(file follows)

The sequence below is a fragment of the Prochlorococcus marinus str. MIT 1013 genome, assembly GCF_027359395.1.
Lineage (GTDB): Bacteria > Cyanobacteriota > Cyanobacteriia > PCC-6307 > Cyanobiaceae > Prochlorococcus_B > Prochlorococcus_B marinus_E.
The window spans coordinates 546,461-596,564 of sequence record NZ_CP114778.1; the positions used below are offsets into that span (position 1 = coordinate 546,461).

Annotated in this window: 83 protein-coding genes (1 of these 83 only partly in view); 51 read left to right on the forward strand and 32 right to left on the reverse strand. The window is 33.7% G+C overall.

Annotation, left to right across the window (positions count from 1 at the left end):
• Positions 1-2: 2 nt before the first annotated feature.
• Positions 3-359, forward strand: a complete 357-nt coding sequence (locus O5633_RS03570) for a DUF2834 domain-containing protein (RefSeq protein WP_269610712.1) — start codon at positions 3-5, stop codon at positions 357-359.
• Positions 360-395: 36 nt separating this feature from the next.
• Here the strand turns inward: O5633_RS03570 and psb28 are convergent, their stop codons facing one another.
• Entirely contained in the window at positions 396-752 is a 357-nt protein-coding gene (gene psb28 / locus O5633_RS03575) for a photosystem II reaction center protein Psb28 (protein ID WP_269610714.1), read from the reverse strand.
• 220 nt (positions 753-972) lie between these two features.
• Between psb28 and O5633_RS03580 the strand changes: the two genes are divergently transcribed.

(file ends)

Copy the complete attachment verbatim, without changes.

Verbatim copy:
The sequence below is a fragment of the Prochlorococcus marinus str. MIT 1013 genome, assembly GCF_027359395.1.
Lineage (GTDB): Bacteria > Cyanobacteriota > Cyanobacteriia > PCC-6307 > Cyanobiaceae > Prochlorococcus_B > Prochlorococcus_B marinus_E.
The window spans coordinates 546,461-596,564 of sequence record NZ_CP114778.1; the positions used below are offsets into that span (position 1 = coordinate 546,461).

Annotated in this window: 83 protein-coding genes (1 of these 83 only partly in view); 51 read left to right on the forward strand and 32 right to left on the reverse strand. The window is 33.7% G+C overall.

Annotation, left to right across the window (positions count from 1 at the left end):
• Positions 1-2: 2 nt before the first annotated feature.
• Positions 3-359, forward strand: a complete 357-nt coding sequence (locus O5633_RS03570) for a DUF2834 domain-containing protein (RefSeq protein WP_269610712.1) — start codon at positions 3-5, stop codon at positions 357-359.
• Positions 360-395: 36 nt separating this feature from the next.
• Here the strand turns inward: O5633_RS03570 and psb28 are convergent, their stop codons facing one another.
• Entirely contained in the window at positions 396-752 is a 357-nt protein-coding gene (gene psb28 / locus O5633_RS03575) for a photosystem II reaction center protein Psb28 (protein ID WP_269610714.1), read from the reverse strand.
• 220 nt (positions 753-972) lie between these two features.
• Between psb28 and O5633_RS03580 the strand changes: the two genes are divergently transcribed.